Experimental agricultural treatments are listed in Table 1 and included fertilization (V and HM sites), liming (V) and chemical vs. mechanical removal of ferns (LM). In addition, bushes were cleared from a 40 ha area during the end of 2012 from which one group of samples was collected, in order to investigate the effect of cessation of the practice of clearing mountain pasture land from bushes. For that reason, control samples were also collected from two areas cleared previously (3 and 5 years before the first sampling). For each type of land-use in V, one group of sites was treated with organic fertilizer (cattle or sheep manure, 29–35 tons ha−1 applied during autumn) one with mineral NPK-fertilizer (NH4NO3 + P2O5 + ClK, 200–250+50–60+275–350 units ha−1, applied during spring), one subjected to liming (1500 kg Ca(OH)2 ha−1; applied during March, 3 months prior to sampling), and a fourth used as negative control for liming. Three groups of HM sites were subjected to fertilization with organic rock phosphate (192 kg ha−1 of 26.5% P2O5 and 29% CaO, applied during spring) each representing different habitat types (see Table 1). Nardus stricta (matgrass) was present in two of these sites, representing habitats of conservation priority in the European Union. In the sites evaluating fern control, chemical treatment was carried out by applying 5 l ha−1 Asulox® herbicide (40% methyl sulfonyl carbamate), and mechanical control by chain brush cutter.

From each site, soil physicochemical parameters were determined and samples collected during 2013 as well as 2014 (15 April 15–2 October depending on treatment; see Table S1 for sampling dates and resulting metadata). Topsoil from 0–10 cm was collected using a core soil sampler (25 mm diameter) and sieved to <2 mm and before measurements of physicochemical parameters, air-dried at ambient temperature until constant weight. For biological parameters, soils were instead stored fresh at 4°C for a maximum of 2 months until analysis. Sub-samples for molecular analysis were stored at −20°C.

Parameters Measured using Agroecosystem Health Cards

Physicochemical and biological parameters were measured as described in the AHCs (Table 2; Supplementary Presentation 1). Basal respiration (indicating total belowground activity) was measured according to ISO standard 16072:20021 and substrate-induced respiration (indicating potential belowground activity) according to ISO 17155:20022. Aluminum saturation, pH, total nitrogen (N), phosphorus content (Olsen P) and extractable potassium content (K) was measured according to MAPA (1994) as further described in Supplementary Presentation 1.


Table 2. Overview of considered parameters, measured according to Agroecosystem Health Cards (AHCs; see Supplementary Presentation 1).

DNA Extraction, Amplification, and Sequencing

DNA extraction was carried out from aliquots corresponding to 0.25 g of dry-weight soil from all samples using PowerSoil DNA Isolation kits (Mo-Bio Laboratories, Carlsbad CA), following the manufacturer's instructions. Prior to DNA extraction, samples were washed with 120 mM K2HPO4 to remove extracellular DNA (Kowalchuk et al., 1997).

For preparation of 16S rRNA amplicon libraries, we used 515F (CTGNCAGCMGCCGCGGTAA) and 806R (GGACTACHVGGGTWTCTAAT) modified from Caporaso et al. (2012), targeting the V4 hypervariable region. For fungal ITS, we used ITS1F (CTTGGTCATTTAGAGGAAGTAA) (Gardes and Bruns, 1993) and ITS2R (GCTGCGTTCTTCATCGATGC) targeting the ITS1 region (White et al., 1990). Dual-indexed adapter linked amplicons were prepared using a proprietary protocol based on Caporaso et al. (2012) at StarSEQ GmbH, Mainz, Germany. Sequencing was carried out using an Illumina MiSeq with the V2 kit and pair-ended 2 × 250 nt dual-index sequencing at StarSeq, Mainz, Germany. Sequence data has been deposited to the European Nucleotide Archive with study accession PRJEB9654.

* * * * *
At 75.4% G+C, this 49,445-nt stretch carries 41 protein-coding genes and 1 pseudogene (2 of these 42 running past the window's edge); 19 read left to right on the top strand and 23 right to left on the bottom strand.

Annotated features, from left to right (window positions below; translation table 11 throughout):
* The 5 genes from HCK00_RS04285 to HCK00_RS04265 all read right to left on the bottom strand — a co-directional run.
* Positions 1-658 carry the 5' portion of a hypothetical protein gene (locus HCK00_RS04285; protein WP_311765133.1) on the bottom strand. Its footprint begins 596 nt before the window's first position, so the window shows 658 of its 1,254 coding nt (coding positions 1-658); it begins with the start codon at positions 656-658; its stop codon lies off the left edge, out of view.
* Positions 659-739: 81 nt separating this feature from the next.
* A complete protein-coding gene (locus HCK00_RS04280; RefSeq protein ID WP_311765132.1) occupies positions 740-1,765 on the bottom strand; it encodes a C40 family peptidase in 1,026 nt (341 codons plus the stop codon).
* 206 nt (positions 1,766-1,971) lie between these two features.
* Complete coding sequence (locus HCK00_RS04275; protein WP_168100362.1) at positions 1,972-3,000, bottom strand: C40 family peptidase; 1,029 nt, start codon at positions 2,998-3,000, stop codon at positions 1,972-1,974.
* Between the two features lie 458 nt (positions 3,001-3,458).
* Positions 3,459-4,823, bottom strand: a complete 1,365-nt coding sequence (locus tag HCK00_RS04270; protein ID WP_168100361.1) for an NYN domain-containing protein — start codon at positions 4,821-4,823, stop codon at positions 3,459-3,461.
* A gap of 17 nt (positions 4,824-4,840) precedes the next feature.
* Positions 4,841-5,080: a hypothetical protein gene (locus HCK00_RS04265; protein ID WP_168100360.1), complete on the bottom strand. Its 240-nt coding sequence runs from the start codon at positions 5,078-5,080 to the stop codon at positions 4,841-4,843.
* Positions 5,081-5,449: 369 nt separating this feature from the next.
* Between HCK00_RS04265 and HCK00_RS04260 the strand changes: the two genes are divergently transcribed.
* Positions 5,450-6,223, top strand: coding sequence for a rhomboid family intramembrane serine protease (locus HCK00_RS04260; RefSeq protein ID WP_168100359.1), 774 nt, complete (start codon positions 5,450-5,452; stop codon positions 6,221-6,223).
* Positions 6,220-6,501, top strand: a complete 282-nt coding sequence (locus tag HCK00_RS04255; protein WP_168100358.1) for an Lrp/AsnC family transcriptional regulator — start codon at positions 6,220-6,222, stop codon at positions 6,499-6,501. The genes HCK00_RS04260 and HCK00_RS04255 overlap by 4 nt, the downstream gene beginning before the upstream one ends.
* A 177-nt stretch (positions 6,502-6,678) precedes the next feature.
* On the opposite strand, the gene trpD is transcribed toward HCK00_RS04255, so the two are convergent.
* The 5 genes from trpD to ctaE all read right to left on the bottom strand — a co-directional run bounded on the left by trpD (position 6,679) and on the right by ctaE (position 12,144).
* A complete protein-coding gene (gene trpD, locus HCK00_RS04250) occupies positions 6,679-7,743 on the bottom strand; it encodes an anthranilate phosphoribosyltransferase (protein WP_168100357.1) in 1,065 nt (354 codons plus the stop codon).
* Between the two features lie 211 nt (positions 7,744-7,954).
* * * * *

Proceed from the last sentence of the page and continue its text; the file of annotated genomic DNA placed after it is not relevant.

Sequence Data Processing and Taxonomic Classification

Read-pairs from 16S rRNA amplicons were quality-filtered and overlapped using usearch (options fastq_truncqual = 10, fastq_maxdiff = 5, fastq_maxee = 0.5) and truncated to a length of 253 nt representing the expected amplicon length between primers (Edgar, 2013). ITS read-pairs were trimmed to remove the reverse primer using cutadapt (Martin, 2011) before being overlapped using the same parameters, without truncation, since large numbers of “staggered” pairs were encountered and amplicon lengths found to vary considerably. All quality-filtered overlapped sequences from 16S rRNA and ITS amplicons were merged across datasets and clustered into OTUs at 97% sequence similarity using vsearch (Rognes et al., 2015). Clustering included de-replication, sorting by abundance (descending and not retaining singletons), then clustering into OTUs at 97% sequence similarity and finally chimera filtered using the uchime reference-based method using the ChimeraSlayer reference database, followed by de novo filtering.

Representative prokaryotic and fungal OTU sequences were aligned to the SilvaMod v106 and UNITE reference databases, respectively, using blastn (v.2.2.25+ task megablast) and taxonomically classified using CREST with default parameters (Lanzén et al., 2012). The resulting taxon distribution was studied at order rank as determined by CREST for the fungal ITS datasets, and at family rank for prokaryotic taxa of the 16S rRNA datasets. Taxa of lower ranks detected that lacked child nodes at order or family level were manually included into the respective dataset. Relative taxon abundances derived by CREST were used in further analysis (the sum of read abundances mapped to OTUs classified to a particular taxon or its child nodes in a particular sample classified, divided by total sample reads) and plotted using the R package ggplot2 (Wickham, 2009). This approach was motivated by the fact that sequence-based relative abundance has been demonstrated to provide meaningful semi-quantitative information when comparing community structure between samples (Pilloni et al., 2012), in spite of being affected by issues such as ribosomal copy number variability and preferential amplification.